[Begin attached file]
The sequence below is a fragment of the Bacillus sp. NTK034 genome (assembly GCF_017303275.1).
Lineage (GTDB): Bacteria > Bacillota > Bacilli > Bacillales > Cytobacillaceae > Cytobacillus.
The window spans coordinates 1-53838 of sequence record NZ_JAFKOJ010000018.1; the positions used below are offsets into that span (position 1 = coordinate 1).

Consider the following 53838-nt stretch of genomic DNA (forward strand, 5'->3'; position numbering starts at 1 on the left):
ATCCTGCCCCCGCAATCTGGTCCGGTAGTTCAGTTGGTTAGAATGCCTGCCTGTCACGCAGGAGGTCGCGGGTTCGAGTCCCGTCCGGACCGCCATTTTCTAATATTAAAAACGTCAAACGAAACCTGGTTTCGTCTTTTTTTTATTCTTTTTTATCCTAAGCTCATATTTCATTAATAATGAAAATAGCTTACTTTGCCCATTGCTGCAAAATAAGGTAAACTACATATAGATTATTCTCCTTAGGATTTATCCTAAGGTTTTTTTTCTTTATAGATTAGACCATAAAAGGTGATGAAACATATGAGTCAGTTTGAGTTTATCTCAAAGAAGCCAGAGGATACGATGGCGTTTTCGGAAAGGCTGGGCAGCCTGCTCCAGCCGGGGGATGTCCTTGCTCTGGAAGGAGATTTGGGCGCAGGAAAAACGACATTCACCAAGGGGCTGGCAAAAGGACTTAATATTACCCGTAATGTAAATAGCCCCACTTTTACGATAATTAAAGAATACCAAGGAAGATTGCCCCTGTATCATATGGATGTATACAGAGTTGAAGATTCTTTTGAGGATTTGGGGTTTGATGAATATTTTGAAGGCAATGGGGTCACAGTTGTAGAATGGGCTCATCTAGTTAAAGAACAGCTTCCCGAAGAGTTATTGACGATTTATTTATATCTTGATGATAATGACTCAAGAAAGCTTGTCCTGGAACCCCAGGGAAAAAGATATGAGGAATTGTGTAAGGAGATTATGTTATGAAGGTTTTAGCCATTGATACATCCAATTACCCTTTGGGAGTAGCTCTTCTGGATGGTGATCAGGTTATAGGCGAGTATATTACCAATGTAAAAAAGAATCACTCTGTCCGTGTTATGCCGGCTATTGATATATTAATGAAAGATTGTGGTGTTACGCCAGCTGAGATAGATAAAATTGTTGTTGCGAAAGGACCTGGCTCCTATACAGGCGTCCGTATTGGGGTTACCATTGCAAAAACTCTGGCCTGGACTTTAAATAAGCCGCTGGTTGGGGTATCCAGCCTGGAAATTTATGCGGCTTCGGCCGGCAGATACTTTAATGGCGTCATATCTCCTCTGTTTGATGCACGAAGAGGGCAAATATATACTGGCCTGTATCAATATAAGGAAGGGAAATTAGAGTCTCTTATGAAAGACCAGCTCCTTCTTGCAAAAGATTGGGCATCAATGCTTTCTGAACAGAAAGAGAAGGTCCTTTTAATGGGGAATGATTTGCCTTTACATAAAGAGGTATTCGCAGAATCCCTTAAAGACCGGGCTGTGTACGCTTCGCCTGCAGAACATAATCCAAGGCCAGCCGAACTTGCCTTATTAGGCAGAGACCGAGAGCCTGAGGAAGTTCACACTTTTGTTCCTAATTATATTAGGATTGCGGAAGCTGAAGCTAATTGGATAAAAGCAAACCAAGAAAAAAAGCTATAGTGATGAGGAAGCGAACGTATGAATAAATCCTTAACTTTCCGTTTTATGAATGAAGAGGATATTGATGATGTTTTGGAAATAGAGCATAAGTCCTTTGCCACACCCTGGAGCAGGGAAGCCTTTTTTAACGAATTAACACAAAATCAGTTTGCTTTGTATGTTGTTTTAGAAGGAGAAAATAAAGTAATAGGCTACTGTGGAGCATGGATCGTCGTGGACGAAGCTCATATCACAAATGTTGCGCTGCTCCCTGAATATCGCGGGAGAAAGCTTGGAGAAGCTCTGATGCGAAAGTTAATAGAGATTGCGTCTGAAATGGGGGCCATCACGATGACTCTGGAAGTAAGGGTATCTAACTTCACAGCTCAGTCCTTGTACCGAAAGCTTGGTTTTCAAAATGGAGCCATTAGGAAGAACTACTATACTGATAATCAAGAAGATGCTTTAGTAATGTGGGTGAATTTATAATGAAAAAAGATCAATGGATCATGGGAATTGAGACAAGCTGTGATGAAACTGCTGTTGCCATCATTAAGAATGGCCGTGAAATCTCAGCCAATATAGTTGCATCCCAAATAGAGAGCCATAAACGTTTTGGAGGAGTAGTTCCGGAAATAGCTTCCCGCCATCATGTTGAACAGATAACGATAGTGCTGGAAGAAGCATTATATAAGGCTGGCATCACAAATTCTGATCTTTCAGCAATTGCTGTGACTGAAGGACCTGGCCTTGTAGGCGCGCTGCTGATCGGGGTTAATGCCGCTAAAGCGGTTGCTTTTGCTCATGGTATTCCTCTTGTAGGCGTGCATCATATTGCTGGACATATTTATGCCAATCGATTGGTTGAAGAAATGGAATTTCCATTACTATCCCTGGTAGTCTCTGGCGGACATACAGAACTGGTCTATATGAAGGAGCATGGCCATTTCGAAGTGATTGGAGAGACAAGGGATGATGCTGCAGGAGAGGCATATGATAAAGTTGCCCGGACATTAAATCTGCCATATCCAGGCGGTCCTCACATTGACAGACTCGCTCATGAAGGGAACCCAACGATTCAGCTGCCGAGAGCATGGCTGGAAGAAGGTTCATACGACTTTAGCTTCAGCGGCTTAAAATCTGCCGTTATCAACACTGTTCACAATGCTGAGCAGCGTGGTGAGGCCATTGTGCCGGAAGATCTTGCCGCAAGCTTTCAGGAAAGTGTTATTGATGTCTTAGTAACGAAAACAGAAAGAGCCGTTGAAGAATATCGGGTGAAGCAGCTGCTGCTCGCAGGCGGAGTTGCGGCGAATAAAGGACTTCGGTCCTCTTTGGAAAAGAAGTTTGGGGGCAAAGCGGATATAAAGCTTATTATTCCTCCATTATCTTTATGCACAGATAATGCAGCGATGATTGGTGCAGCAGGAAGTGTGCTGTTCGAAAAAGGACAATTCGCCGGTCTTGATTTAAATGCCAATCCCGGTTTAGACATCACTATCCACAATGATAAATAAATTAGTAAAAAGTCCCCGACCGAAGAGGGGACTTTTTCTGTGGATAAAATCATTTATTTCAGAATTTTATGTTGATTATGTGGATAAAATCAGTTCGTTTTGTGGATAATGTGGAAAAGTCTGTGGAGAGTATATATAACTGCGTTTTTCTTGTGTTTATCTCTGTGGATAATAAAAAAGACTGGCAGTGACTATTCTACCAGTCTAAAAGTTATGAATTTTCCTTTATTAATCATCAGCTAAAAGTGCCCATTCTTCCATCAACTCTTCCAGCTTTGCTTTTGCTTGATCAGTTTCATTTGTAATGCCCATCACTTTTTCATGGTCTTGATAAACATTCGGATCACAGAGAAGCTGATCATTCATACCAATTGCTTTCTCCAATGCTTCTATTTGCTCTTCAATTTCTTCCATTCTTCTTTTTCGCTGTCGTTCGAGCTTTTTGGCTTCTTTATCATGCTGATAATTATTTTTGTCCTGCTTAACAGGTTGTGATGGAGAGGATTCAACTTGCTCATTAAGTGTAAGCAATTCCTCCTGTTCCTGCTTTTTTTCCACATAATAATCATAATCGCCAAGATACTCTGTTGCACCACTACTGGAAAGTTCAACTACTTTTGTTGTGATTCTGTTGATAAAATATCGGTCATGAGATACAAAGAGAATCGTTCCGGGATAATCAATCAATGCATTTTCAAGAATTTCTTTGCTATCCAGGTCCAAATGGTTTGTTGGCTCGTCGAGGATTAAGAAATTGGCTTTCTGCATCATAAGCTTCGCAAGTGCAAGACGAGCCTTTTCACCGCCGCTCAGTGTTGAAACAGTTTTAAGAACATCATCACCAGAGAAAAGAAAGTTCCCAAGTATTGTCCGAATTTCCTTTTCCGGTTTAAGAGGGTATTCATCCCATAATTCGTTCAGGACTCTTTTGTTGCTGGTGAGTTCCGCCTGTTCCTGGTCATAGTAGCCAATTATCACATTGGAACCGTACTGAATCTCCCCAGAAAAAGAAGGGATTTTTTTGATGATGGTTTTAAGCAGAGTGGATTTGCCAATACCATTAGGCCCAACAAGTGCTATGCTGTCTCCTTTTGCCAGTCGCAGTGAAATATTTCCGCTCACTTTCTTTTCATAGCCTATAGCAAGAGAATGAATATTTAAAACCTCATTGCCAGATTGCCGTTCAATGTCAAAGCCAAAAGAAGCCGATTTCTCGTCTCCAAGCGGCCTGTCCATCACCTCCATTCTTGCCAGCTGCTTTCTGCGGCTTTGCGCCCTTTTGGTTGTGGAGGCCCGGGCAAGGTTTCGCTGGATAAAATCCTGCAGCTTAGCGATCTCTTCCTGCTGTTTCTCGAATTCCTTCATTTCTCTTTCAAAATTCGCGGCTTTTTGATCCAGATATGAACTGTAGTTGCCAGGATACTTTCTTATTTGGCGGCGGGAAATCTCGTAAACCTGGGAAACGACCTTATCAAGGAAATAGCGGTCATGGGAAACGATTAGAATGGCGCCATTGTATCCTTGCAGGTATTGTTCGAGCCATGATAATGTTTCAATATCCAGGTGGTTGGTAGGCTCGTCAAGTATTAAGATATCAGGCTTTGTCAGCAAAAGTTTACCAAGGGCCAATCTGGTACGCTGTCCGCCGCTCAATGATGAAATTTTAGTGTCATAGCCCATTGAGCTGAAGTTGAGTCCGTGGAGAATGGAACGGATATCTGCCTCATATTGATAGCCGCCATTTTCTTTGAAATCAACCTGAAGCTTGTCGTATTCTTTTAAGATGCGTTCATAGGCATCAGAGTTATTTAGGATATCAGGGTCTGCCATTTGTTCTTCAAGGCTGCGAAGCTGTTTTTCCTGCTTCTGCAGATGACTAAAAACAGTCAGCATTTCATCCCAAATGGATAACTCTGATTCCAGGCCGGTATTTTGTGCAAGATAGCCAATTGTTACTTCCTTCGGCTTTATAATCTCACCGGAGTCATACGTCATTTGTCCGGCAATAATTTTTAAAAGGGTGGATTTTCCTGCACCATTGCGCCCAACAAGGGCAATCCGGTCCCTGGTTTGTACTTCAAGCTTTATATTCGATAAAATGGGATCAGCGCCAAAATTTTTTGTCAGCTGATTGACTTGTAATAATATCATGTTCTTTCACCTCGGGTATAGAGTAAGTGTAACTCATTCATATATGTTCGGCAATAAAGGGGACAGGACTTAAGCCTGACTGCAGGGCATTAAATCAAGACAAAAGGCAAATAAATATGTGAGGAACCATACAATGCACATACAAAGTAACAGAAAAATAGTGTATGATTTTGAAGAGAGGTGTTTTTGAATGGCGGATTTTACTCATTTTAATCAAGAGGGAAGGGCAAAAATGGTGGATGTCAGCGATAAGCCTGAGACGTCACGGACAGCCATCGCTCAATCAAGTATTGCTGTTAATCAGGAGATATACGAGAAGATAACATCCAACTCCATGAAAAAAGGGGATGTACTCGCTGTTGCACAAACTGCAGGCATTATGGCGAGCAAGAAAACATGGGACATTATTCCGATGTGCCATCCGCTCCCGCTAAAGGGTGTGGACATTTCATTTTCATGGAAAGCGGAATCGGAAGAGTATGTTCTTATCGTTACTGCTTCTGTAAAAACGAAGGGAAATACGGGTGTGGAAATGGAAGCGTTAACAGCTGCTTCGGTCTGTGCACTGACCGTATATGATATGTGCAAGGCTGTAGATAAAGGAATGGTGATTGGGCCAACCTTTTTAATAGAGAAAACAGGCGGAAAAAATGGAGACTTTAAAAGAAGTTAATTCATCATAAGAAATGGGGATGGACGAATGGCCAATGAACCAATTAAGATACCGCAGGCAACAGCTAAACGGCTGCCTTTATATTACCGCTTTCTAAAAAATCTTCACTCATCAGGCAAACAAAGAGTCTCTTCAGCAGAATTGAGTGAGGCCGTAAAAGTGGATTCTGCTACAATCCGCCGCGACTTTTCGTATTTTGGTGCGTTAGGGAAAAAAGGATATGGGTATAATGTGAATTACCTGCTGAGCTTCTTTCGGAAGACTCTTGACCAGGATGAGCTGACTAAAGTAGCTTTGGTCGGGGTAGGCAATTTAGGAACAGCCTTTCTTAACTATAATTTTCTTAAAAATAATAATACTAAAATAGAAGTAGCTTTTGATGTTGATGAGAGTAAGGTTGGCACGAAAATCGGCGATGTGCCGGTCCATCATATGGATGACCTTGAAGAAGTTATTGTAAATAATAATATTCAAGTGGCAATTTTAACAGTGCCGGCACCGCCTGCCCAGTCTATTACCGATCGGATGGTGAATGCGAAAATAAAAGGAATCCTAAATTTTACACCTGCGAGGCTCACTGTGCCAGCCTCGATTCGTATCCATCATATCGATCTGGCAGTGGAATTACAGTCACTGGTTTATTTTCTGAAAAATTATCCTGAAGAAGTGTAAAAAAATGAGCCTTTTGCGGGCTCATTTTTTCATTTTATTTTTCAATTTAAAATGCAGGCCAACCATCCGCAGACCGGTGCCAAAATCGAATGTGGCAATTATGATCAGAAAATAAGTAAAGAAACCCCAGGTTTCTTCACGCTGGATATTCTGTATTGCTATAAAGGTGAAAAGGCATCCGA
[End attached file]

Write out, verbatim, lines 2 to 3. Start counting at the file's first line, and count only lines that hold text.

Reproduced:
Lineage (GTDB): Bacteria > Bacillota > Bacilli > Bacillales > Cytobacillaceae > Cytobacillus.
The window spans coordinates 1-53838 of sequence record NZ_JAFKOJ010000018.1; the positions used below are offsets into that span (position 1 = coordinate 1).